The world's first sheep facial recognition software, developed in Dunedin, is set to be prototyped this year.

Sheep NN, a project created by artificial intelligence and machine learning company Iris Data Science, has received a $40,000 grant from Callaghan Innovation towards the $100,000 project that will take the model to prototype by the end of the year.

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Iris Data Science was co-founded by Greg Peyroux and Benoit Auvray, who have been working on the project to cheaply re-identify sheep, potentially removing the need for ear-tags while also solving other farm management and broader issues.

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The team recently began collecting data and developing similar technology for other livestock, including cattle and goats, and expected that would be available shortly after the sheep prototype.

Once prototyped, then it could be put in front of industry and potential investors and it was hoped to be able to do that early next year, Peyroux said yesterday.

The project created interest when it was displayed at MobileTECH 2019 in Rotorua in April - an annual event showing digital technologies for the agricultural, horticultural and forestry sectors - and at TEXpo during Dunedin Techweek.

Sheep face images were collected from around Southland, Canterbury and Otago, and fed into a machine-learning model. It slowly learned by itself to identify sheep by finding recognisable features.

Since taking the first pictures more than a year ago, the company had collected "thousands'' of images and hours of high-resolution video footage from farms to create a deep learning identification pipeline that would be further developed in the coming months.

Benoit Auvray and Greg Peyroux, of Iris Data Science, who have been working on sheep facial recognition. Photo / Stephen Jaquiery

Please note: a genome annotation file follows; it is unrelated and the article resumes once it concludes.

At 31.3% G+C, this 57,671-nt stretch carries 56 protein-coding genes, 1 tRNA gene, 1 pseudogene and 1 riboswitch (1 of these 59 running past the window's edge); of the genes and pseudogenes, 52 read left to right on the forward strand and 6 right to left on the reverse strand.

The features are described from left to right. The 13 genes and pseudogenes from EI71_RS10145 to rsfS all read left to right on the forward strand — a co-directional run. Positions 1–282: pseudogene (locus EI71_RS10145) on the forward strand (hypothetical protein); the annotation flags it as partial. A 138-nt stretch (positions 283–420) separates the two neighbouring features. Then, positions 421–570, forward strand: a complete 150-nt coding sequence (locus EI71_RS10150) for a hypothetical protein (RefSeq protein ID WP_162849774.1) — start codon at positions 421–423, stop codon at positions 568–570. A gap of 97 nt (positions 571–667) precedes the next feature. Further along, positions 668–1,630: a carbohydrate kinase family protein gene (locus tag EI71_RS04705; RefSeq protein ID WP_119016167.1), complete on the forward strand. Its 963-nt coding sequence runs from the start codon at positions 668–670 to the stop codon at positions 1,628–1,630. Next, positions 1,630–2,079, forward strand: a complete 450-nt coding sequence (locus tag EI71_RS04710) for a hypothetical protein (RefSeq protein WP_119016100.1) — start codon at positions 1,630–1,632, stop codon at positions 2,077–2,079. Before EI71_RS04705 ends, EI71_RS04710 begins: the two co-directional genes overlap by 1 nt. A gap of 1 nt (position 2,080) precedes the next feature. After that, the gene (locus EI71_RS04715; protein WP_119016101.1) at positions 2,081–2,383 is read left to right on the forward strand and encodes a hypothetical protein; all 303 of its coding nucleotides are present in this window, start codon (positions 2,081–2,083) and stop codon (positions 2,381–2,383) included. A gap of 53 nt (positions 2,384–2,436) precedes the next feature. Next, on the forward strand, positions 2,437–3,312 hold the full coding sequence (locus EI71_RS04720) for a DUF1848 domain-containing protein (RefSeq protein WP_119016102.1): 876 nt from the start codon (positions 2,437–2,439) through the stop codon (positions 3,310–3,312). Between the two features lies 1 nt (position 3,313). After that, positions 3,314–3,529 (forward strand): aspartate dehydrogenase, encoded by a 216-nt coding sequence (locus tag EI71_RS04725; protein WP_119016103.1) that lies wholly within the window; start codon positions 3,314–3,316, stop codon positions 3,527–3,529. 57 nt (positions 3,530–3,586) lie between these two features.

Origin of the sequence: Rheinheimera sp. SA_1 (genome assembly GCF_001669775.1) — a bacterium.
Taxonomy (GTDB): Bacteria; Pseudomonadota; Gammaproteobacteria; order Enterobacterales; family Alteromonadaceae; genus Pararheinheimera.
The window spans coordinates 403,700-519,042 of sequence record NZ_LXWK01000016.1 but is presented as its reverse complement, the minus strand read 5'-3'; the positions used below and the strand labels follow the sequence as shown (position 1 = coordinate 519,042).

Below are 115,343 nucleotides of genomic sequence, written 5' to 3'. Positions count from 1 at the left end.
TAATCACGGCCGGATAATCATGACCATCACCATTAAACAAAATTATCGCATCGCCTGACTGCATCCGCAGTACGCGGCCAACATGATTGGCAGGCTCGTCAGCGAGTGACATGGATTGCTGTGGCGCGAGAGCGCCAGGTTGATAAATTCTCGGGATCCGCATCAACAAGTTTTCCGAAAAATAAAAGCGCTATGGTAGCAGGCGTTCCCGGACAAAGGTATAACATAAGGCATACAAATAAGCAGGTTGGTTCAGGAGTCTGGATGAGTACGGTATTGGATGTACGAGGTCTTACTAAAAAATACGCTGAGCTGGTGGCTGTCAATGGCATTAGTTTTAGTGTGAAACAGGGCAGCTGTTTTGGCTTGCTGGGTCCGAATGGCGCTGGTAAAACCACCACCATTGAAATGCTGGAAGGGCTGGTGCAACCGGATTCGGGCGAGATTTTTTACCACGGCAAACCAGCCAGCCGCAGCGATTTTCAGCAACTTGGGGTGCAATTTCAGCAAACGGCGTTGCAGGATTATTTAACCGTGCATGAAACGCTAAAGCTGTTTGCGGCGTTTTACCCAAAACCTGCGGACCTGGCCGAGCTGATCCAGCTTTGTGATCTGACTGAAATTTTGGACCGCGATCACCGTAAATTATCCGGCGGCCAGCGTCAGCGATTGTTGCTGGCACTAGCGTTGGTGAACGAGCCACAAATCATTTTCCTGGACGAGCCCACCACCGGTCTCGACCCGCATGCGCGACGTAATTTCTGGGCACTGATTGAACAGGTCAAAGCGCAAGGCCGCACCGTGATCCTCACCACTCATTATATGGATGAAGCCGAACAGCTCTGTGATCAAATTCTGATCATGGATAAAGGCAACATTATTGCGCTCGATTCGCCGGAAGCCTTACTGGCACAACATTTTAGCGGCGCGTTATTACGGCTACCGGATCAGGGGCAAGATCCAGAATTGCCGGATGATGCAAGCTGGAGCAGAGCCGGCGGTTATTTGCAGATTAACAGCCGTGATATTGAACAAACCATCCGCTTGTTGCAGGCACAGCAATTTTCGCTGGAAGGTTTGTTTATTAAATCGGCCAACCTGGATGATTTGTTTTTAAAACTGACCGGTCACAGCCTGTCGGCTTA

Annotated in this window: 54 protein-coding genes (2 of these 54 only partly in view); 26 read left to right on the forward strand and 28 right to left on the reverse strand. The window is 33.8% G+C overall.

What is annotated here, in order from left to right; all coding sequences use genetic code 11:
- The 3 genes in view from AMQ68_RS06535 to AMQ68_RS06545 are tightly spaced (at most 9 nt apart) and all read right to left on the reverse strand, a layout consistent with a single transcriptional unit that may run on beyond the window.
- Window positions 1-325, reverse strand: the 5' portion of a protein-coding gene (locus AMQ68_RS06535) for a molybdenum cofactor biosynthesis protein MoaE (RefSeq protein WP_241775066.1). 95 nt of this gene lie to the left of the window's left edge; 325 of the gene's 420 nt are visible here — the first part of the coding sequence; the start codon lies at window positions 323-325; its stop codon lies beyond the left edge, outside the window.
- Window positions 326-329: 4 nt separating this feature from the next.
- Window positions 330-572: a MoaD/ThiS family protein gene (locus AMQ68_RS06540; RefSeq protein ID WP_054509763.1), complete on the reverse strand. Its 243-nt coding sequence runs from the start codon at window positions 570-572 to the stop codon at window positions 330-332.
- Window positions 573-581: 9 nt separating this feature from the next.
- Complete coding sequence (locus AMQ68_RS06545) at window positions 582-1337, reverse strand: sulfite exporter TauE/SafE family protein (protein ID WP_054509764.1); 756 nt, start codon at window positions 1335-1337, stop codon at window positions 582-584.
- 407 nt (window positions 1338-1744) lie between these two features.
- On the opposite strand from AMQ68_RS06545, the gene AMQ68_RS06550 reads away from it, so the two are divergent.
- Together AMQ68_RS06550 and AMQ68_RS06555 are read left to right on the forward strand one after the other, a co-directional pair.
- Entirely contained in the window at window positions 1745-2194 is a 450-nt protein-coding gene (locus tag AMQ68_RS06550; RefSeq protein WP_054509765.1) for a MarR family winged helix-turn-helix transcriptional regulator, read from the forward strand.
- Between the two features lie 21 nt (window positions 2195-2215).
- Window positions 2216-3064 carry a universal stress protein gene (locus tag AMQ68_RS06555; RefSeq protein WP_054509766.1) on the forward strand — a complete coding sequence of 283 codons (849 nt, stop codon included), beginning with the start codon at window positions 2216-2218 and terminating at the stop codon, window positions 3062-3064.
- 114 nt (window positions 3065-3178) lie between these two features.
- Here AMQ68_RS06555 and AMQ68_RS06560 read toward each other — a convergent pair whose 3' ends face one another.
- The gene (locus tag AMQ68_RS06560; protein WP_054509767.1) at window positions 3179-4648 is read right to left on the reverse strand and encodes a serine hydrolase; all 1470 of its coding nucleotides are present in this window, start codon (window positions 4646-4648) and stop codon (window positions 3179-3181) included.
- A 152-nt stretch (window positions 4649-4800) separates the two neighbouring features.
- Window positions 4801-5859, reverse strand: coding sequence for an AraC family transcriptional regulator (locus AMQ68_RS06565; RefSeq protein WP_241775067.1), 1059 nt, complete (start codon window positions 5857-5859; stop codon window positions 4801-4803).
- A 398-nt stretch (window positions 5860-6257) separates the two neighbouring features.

Benoit Auvray and Greg Peyroux, of Iris Data Science, who have been working on sheep facial recognition. Photo / Stephen Jaquiery

As more farmers moved towards management technologies such as digital scales and automatic drafting gates, a reliable low-cost method of identification was essential, Peyroux said.

Sheep were originally chosen as the company wanted to be first in the world to develop the technology for sheep recognition; now people had told them that there were other gaps, such as goats.

Interest had been show by the likes of software and hardware manufacturers, mostly overseas, particularly Australia.

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The challenge had been to get the technology working on farm as soon as possible, so people could see it running, and the funding would help them do that, he said.

Auvray said the funding would help with overcoming the challenges of applying a deep neural network to detect sheep faces in an image complicated by changing head pose, background and lighting conditions.

Future applications for the technology were broad and included tracking animal locations to prevent stock rustling, monitoring animal behaviour, estimating weight, diseases, welfare, or other characteristics, or estimating parentage without the need to observe lambing or do DNA parentage testing.

Other projects included a pasture quality system and optimising fertiliser application.

Environmental impact conversations were becoming "louder and louder" all the time, Peyroux said.